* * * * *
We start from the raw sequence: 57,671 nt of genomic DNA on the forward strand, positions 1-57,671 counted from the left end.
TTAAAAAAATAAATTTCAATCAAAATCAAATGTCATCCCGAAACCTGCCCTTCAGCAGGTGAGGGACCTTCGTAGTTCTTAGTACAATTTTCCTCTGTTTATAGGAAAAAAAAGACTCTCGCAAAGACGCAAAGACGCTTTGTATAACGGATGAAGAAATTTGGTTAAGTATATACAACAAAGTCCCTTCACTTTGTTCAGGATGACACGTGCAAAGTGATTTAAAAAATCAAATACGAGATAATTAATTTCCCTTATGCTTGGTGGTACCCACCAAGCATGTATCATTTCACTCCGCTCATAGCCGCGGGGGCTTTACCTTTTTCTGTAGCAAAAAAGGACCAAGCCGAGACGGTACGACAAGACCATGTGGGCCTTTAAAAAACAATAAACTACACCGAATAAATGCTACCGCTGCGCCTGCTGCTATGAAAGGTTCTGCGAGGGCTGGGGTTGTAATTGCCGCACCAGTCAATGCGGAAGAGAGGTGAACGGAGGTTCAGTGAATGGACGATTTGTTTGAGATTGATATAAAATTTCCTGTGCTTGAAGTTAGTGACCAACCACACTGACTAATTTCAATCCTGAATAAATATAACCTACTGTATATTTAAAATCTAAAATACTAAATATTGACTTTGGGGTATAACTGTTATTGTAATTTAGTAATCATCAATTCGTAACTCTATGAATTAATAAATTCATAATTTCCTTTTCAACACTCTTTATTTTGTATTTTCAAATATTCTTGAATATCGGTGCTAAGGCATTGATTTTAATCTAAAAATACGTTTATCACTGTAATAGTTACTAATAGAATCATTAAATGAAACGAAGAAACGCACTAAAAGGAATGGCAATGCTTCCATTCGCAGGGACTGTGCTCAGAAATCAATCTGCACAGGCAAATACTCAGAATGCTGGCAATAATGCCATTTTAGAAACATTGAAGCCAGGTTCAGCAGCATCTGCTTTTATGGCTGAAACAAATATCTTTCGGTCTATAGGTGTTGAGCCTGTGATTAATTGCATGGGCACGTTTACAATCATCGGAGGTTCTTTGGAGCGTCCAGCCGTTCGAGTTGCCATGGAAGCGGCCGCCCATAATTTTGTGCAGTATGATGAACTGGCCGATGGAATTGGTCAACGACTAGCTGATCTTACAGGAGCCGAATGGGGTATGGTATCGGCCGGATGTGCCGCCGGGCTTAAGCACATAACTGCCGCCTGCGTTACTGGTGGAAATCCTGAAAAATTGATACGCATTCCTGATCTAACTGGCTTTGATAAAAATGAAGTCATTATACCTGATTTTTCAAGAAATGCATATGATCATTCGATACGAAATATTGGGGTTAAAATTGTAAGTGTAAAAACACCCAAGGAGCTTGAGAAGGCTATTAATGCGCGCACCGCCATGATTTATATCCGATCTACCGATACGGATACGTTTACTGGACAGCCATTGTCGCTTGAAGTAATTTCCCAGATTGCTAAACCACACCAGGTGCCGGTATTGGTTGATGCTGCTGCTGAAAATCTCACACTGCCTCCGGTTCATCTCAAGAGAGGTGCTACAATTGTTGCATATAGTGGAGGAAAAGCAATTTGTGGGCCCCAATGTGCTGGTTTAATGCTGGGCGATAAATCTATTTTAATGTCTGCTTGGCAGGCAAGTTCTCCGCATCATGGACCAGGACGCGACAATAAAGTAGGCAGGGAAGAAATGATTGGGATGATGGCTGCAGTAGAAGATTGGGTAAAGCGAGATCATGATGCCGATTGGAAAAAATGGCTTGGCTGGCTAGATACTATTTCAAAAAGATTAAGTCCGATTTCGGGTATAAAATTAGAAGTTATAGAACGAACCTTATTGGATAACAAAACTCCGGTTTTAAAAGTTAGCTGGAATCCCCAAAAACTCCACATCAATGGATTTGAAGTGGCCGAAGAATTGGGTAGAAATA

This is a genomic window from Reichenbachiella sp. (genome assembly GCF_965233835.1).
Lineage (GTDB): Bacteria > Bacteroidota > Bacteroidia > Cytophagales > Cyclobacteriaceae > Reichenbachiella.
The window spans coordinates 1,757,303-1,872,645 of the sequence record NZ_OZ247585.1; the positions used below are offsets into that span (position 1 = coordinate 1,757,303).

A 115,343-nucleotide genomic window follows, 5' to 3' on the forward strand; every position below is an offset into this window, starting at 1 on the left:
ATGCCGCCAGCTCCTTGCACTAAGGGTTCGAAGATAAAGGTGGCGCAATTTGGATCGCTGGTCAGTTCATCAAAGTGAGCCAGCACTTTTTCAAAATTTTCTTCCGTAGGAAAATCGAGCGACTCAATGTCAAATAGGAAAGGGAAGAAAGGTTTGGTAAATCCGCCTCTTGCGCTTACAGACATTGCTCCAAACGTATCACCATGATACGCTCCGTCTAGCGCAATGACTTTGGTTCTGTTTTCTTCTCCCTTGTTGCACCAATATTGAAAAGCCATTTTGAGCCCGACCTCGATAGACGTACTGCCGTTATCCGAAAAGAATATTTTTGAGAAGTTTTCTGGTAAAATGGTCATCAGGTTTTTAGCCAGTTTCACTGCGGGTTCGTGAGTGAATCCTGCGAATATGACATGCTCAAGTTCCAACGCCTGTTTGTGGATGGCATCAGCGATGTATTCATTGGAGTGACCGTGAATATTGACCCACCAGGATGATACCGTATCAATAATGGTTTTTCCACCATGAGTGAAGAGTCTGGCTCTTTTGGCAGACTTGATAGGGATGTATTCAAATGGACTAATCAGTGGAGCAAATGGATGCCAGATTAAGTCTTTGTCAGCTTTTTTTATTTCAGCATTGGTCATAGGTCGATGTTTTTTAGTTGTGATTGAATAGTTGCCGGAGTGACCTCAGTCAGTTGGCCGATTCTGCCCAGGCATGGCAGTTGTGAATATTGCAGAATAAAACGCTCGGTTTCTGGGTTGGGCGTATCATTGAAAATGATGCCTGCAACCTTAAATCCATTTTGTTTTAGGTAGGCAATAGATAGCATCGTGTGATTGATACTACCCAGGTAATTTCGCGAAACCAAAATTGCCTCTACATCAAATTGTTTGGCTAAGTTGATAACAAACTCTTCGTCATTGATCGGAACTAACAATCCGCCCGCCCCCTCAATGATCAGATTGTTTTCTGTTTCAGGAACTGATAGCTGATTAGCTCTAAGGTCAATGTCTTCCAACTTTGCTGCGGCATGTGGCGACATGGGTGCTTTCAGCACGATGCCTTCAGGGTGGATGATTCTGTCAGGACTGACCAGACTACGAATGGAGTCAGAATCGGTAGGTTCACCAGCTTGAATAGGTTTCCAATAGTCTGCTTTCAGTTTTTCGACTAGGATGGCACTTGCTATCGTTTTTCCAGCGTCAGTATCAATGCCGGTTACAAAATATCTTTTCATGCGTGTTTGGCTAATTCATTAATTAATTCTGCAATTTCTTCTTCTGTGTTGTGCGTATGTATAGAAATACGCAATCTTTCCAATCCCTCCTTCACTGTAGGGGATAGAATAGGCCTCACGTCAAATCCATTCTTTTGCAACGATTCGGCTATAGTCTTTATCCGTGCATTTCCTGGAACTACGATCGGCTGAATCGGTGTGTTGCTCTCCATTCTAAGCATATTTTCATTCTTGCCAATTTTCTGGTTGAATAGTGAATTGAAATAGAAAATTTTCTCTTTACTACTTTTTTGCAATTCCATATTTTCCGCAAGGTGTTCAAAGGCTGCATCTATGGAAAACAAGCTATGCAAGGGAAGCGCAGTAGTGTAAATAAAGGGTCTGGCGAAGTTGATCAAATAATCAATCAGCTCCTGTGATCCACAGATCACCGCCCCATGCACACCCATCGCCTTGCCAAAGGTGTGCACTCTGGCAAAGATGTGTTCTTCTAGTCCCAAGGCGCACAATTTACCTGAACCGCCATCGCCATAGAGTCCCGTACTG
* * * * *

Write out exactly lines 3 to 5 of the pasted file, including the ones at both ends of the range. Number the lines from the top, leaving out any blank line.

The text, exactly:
This is a genomic window from Reichenbachiella sp. (genome assembly GCF_965233835.1).
Lineage (GTDB): Bacteria > Bacteroidota > Bacteroidia > Cytophagales > Cyclobacteriaceae > Reichenbachiella.
The window spans coordinates 1,757,303-1,872,645 of the sequence record NZ_OZ247585.1; the positions used below are offsets into that span (position 1 = coordinate 1,757,303).